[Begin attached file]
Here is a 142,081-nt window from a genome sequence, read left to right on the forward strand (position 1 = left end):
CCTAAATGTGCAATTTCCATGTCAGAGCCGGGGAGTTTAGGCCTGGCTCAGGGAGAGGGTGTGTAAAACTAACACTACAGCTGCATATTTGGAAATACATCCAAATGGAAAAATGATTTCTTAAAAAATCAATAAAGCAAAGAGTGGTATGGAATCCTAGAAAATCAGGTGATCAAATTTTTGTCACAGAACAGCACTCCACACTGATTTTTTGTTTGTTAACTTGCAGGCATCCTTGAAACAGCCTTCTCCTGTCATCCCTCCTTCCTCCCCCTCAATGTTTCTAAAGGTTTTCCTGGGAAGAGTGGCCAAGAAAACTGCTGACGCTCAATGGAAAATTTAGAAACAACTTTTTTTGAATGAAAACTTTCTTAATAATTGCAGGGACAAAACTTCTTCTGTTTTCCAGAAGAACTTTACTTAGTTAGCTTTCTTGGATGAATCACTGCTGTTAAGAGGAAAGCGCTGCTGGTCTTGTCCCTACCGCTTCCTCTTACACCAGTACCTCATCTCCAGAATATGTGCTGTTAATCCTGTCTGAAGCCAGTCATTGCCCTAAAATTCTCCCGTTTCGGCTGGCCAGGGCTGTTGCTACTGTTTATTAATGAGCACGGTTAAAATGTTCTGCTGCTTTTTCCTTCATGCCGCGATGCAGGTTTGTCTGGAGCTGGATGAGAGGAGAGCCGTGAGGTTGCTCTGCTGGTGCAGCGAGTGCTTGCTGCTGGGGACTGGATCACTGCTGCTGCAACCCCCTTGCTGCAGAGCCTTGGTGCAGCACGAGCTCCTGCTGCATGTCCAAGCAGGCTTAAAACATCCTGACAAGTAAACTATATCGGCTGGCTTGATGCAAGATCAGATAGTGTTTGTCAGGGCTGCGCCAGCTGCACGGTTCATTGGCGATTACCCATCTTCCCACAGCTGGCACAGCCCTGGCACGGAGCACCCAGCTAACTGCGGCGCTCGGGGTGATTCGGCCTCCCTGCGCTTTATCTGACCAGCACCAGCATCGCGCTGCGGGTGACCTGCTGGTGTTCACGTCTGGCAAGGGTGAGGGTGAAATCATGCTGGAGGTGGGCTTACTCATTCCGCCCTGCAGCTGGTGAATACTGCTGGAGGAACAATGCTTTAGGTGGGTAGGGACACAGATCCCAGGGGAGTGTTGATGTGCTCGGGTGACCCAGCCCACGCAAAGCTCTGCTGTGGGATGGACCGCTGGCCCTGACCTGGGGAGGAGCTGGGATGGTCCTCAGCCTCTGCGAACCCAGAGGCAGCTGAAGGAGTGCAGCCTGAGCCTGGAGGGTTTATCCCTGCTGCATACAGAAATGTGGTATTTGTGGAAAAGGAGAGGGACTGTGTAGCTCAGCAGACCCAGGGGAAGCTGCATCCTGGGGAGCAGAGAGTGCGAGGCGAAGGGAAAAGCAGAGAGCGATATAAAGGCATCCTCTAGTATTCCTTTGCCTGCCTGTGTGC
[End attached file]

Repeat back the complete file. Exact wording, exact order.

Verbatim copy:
Here is a 142,081-nt window from a genome sequence, read left to right on the forward strand (position 1 = left end):
CCTAAATGTGCAATTTCCATGTCAGAGCCGGGGAGTTTAGGCCTGGCTCAGGGAGAGGGTGTGTAAAACTAACACTACAGCTGCATATTTGGAAATACATCCAAATGGAAAAATGATTTCTTAAAAAATCAATAAAGCAAAGAGTGGTATGGAATCCTAGAAAATCAGGTGATCAAATTTTTGTCACAGAACAGCACTCCACACTGATTTTTTGTTTGTTAACTTGCAGGCATCCTTGAAACAGCCTTCTCCTGTCATCCCTCCTTCCTCCCCCTCAATGTTTCTAAAGGTTTTCCTGGGAAGAGTGGCCAAGAAAACTGCTGACGCTCAATGGAAAATTTAGAAACAACTTTTTTTGAATGAAAACTTTCTTAATAATTGCAGGGACAAAACTTCTTCTGTTTTCCAGAAGAACTTTACTTAGTTAGCTTTCTTGGATGAATCACTGCTGTTAAGAGGAAAGCGCTGCTGGTCTTGTCCCTACCGCTTCCTCTTACACCAGTACCTCATCTCCAGAATATGTGCTGTTAATCCTGTCTGAAGCCAGTCATTGCCCTAAAATTCTCCCGTTTCGGCTGGCCAGGGCTGTTGCTACTGTTTATTAATGAGCACGGTTAAAATGTTCTGCTGCTTTTTCCTTCATGCCGCGATGCAGGTTTGTCTGGAGCTGGATGAGAGGAGAGCCGTGAGGTTGCTCTGCTGGTGCAGCGAGTGCTTGCTGCTGGGGACTGGATCACTGCTGCTGCAACCCCCTTGCTGCAGAGCCTTGGTGCAGCACGAGCTCCTGCTGCATGTCCAAGCAGGCTTAAAACATCCTGACAAGTAAACTATATCGGCTGGCTTGATGCAAGATCAGATAGTGTTTGTCAGGGCTGCGCCAGCTGCACGGTTCATTGGCGATTACCCATCTTCCCACAGCTGGCACAGCCCTGGCACGGAGCACCCAGCTAACTGCGGCGCTCGGGGTGATTCGGCCTCCCTGCGCTTTATCTGACCAGCACCAGCATCGCGCTGCGGGTGACCTGCTGGTGTTCACGTCTGGCAAGGGTGAGGGTGAAATCATGCTGGAGGTGGGCTTACTCATTCCGCCCTGCAGCTGGTGAATACTGCTGGAGGAACAATGCTTTAGGTGGGTAGGGACACAGATCCCAGGGGAGTGTTGATGTGCTCGGGTGACCCAGCCCACGCAAAGCTCTGCTGTGGGATGGACCGCTGGCCCTGACCTGGGGAGGAGCTGGGATGGTCCTCAGCCTCTGCGAACCCAGAGGCAGCTGAAGGAGTGCAGCCTGAGCCTGGAGGGTTTATCCCTGCTGCATACAGAAATGTGGTATTTGTGGAAAAGGAGAGGGACTGTGTAGCTCAGCAGACCCAGGGGAAGCTGCATCCTGGGGAGCAGAGAGTGCGAGGCGAAGGGAAAAGCAGAGAGCGATATAAAGGCATCCTCTAGTATTCCTTTGCCTGCCTGTGTGC